It's late (I'm starting it at 2:15 AM)., so please excuse me if this isn't well written or thought out. Tomorrow (ie, "later today") or Thursday I'll follow up with some more reflections, but for now, I'd like to scratch out a quick note on my take on McCain's concession speech and Obama's victory speech.I thought Obama's speech was very, very good. It was definitely celebratory (especially near the beginning, where, as my mom pointed out, it was even somewhat self-aggrandizing), but especially towards the end, had some very good points. His call to arms, as it were, was not as succinct or powerful as Kennedy's "ask not," but it resonated strongly with me. And while I usually dislike personal anecdotes, I (begrudgingly) liked his story of Ann Nixon Cooper. It drove through the message that the world has changed over the last 100 years in literally unimaginable and unpredictable ways, and it's up to us to make sure that the world 100 years from now will be better, even if we know we cannot begin to predict how it'll look. The big challenge will be to get people to actually commit to that commitment.
I also thought McCain's speech was very good. It was disturbing, of course, to hear the boos and taunts, but I can't be sure Obama's supporters wouldn't have done the same had they lost. And although I was a bit torn at first about McCain's focus on Obama's ethnicity, I now think it was appropriate. Clearly, this is a huge leap forward for the black community, and it's important that we have an official voice (not just the media) declare it as such explicitly. Obama say that, though; it would make it look like he really had been running as a black candidate, not just a candidate, and would strongly undermine and alienate his broad-based support. McCain had the grace to say what nobody else could: everything else aside, the fact that America was able to elect a black president is a huge deal and represents phenominal progress from a dark past.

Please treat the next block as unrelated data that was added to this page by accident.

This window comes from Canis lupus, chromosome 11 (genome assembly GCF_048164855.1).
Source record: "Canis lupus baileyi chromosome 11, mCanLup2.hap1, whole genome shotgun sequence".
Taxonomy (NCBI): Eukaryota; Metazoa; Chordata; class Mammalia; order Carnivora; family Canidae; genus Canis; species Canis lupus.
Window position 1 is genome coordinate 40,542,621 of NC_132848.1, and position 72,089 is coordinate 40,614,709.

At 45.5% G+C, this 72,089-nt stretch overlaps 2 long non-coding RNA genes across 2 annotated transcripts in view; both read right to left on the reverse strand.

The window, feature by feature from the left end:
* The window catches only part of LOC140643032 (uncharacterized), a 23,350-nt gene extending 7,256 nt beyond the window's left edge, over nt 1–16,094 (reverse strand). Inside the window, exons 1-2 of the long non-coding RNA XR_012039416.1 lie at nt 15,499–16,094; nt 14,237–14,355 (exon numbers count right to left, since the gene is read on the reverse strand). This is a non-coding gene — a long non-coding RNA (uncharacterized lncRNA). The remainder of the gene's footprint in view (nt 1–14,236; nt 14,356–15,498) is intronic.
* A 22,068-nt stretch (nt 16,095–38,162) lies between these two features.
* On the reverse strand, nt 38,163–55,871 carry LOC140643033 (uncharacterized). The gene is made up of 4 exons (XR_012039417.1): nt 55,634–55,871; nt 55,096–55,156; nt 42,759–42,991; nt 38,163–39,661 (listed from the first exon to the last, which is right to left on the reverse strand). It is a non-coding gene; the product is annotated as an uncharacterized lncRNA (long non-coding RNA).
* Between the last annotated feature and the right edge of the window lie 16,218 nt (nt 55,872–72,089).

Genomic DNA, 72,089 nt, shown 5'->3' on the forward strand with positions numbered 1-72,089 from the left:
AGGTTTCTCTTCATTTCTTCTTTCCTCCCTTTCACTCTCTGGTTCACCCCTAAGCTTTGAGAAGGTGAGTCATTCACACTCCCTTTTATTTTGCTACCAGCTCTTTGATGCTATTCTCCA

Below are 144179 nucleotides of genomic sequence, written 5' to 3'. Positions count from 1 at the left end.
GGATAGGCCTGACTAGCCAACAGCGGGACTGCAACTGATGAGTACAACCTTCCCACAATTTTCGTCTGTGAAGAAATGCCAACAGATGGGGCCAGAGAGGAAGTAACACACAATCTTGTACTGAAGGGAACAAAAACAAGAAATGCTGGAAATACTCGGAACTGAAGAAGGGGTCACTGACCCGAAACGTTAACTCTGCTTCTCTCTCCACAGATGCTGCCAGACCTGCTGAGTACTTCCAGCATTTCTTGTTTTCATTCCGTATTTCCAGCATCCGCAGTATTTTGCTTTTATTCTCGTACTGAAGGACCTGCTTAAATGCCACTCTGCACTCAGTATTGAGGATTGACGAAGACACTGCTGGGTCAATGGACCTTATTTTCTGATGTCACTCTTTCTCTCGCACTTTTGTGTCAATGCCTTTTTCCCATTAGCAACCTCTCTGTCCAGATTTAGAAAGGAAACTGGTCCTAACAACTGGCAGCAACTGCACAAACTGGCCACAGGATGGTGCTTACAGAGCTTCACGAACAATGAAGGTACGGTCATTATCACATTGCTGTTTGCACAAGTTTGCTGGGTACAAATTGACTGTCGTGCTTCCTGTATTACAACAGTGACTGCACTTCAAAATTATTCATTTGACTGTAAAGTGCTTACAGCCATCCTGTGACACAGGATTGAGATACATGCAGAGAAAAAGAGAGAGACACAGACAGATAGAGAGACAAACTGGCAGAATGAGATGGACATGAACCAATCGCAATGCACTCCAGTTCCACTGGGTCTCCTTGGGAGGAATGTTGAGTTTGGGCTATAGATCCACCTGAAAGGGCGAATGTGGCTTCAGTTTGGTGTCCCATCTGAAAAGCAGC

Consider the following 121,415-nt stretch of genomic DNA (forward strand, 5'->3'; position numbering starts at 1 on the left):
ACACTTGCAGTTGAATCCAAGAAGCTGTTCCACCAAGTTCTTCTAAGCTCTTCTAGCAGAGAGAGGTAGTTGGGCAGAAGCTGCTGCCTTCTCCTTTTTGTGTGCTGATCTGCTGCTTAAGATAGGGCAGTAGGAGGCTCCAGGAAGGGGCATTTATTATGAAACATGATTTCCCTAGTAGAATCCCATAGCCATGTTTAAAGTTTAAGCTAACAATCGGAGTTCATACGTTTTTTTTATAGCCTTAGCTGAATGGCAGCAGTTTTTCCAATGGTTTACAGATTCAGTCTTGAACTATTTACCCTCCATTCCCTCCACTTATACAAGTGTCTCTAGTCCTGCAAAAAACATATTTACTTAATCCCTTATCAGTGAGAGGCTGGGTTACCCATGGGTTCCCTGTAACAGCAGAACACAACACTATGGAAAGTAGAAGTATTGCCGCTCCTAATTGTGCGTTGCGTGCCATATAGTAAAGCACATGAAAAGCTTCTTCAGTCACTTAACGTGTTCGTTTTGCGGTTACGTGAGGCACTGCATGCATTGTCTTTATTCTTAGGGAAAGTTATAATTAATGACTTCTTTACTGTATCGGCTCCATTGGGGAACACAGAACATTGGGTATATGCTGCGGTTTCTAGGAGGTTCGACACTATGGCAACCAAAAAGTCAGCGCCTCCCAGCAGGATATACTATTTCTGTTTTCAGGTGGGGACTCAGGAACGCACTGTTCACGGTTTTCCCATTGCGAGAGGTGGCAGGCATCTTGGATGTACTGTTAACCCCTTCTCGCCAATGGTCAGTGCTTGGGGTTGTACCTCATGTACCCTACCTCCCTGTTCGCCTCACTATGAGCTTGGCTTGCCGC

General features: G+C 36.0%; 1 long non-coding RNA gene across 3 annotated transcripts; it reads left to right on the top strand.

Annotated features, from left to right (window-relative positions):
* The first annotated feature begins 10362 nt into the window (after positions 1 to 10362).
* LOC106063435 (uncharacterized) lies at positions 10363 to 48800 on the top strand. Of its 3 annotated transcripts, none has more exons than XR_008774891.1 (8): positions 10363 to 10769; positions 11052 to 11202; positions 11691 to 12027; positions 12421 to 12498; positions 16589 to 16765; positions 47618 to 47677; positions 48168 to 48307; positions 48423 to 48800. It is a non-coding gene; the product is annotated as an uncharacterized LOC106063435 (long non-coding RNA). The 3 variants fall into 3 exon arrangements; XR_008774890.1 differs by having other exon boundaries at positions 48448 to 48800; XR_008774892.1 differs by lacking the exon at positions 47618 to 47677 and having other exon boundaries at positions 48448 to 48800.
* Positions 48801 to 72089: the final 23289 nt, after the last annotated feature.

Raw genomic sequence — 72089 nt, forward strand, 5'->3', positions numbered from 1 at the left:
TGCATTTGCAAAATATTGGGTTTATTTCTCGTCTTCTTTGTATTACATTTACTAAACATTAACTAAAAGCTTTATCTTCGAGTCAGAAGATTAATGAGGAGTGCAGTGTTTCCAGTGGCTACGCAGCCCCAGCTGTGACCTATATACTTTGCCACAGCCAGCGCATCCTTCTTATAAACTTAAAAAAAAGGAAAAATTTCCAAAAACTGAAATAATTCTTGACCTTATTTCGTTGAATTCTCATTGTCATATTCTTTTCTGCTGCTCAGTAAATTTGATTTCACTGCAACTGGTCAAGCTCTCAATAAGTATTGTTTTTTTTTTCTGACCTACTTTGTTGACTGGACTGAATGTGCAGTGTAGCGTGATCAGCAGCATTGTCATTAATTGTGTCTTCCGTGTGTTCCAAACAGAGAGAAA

Finally, a thought on cheers. I've never been one for the 1-2-3 cheers. But as I was listening to the speech in my car, it occurred to me that if you have to have one, "yes we can" isn't bad at all. It carries no jingoist message (c.f. "U S A!"), nor does it mindlessly focus on any one issue (I'm looking at you, "drill baby drill"). But most importantly, it's a very versatile message. The "we" can be practically any subset of the group that cheered it at the various Obama rallies -- youth, blacks, optimists, liberals, the elderly, whites, etc -- and the things "we" can do are just as mutable. The scariest part of unified cheers, to me, is that they dehuminize the cheerers and unify them into a mob; but "yes we can" inherently counteracts that tendency.
And now, enough ramblings. It's bed time.